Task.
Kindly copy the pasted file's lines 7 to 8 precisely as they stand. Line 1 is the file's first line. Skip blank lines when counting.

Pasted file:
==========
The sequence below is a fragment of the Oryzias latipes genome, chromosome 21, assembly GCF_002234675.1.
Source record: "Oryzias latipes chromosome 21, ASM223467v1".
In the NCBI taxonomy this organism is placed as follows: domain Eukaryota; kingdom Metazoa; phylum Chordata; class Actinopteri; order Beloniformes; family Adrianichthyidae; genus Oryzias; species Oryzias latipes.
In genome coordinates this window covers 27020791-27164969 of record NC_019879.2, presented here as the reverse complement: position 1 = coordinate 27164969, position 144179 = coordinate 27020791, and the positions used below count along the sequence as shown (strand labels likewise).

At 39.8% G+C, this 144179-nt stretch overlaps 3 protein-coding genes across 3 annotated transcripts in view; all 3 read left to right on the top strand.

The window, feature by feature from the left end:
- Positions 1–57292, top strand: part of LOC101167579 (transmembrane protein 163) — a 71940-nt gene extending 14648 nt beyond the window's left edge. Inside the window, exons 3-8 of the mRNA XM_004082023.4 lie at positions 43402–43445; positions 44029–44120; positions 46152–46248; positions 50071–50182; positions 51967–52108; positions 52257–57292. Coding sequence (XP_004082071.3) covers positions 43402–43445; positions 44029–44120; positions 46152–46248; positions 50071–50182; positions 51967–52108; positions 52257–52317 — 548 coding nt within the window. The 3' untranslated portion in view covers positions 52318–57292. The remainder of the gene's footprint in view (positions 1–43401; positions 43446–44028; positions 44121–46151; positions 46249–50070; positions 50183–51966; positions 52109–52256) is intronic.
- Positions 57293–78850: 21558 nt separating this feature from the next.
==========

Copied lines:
- Positions 1–57292, top strand: part of LOC101167579 (transmembrane protein 163) — a 71940-nt gene extending 14648 nt beyond the window's left edge. Inside the window, exons 3-8 of the mRNA XM_004082023.4 lie at positions 43402–43445; positions 44029–44120; positions 46152–46248; positions 50071–50182; positions 51967–52108; positions 52257–57292. Coding sequence (XP_004082071.3) covers positions 43402–43445; positions 44029–44120; positions 46152–46248; positions 50071–50182; positions 51967–52108; positions 52257–52317 — 548 coding nt within the window. The 3' untranslated portion in view covers positions 52318–57292. The remainder of the gene's footprint in view (positions 1–43401; positions 43446–44028; positions 44121–46151; positions 46249–50070; positions 50183–51966; positions 52109–52256) is intronic.
- Positions 57293–78850: 21558 nt separating this feature from the next.